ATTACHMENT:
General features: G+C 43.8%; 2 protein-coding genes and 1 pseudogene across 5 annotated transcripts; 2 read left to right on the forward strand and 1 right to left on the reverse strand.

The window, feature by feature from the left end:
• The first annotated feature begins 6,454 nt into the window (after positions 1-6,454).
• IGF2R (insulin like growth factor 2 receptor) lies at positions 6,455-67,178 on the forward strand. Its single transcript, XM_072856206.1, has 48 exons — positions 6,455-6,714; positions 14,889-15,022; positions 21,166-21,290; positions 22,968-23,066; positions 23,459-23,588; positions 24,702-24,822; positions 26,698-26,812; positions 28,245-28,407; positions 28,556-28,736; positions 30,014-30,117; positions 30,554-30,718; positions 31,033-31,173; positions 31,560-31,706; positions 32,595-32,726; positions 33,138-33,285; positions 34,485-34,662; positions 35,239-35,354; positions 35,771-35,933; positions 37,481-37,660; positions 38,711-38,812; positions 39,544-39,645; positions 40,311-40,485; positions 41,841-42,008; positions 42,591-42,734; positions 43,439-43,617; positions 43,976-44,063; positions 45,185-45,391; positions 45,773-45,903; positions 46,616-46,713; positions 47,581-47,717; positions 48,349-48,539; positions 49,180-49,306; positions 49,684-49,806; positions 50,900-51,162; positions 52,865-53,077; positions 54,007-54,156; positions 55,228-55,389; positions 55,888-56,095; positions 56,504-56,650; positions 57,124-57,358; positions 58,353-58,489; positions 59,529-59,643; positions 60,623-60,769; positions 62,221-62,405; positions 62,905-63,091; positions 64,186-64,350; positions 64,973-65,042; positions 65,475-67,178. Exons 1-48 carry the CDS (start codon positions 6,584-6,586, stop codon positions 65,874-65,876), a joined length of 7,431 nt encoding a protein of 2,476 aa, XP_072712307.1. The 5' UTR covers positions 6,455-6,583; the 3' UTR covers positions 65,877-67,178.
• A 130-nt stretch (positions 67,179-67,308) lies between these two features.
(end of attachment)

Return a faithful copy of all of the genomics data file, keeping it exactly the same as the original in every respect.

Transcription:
General features: G+C 43.8%; 2 protein-coding genes and 1 pseudogene across 5 annotated transcripts; 2 read left to right on the forward strand and 1 right to left on the reverse strand.

The window, feature by feature from the left end:
• The first annotated feature begins 6,454 nt into the window (after positions 1-6,454).
• IGF2R (insulin like growth factor 2 receptor) lies at positions 6,455-67,178 on the forward strand. Its single transcript, XM_072856206.1, has 48 exons — positions 6,455-6,714; positions 14,889-15,022; positions 21,166-21,290; positions 22,968-23,066; positions 23,459-23,588; positions 24,702-24,822; positions 26,698-26,812; positions 28,245-28,407; positions 28,556-28,736; positions 30,014-30,117; positions 30,554-30,718; positions 31,033-31,173; positions 31,560-31,706; positions 32,595-32,726; positions 33,138-33,285; positions 34,485-34,662; positions 35,239-35,354; positions 35,771-35,933; positions 37,481-37,660; positions 38,711-38,812; positions 39,544-39,645; positions 40,311-40,485; positions 41,841-42,008; positions 42,591-42,734; positions 43,439-43,617; positions 43,976-44,063; positions 45,185-45,391; positions 45,773-45,903; positions 46,616-46,713; positions 47,581-47,717; positions 48,349-48,539; positions 49,180-49,306; positions 49,684-49,806; positions 50,900-51,162; positions 52,865-53,077; positions 54,007-54,156; positions 55,228-55,389; positions 55,888-56,095; positions 56,504-56,650; positions 57,124-57,358; positions 58,353-58,489; positions 59,529-59,643; positions 60,623-60,769; positions 62,221-62,405; positions 62,905-63,091; positions 64,186-64,350; positions 64,973-65,042; positions 65,475-67,178. Exons 1-48 carry the CDS (start codon positions 6,584-6,586, stop codon positions 65,874-65,876), a joined length of 7,431 nt encoding a protein of 2,476 aa, XP_072712307.1. The 5' UTR covers positions 6,455-6,583; the 3' UTR covers positions 65,877-67,178.
• A 130-nt stretch (positions 67,179-67,308) lies between these two features.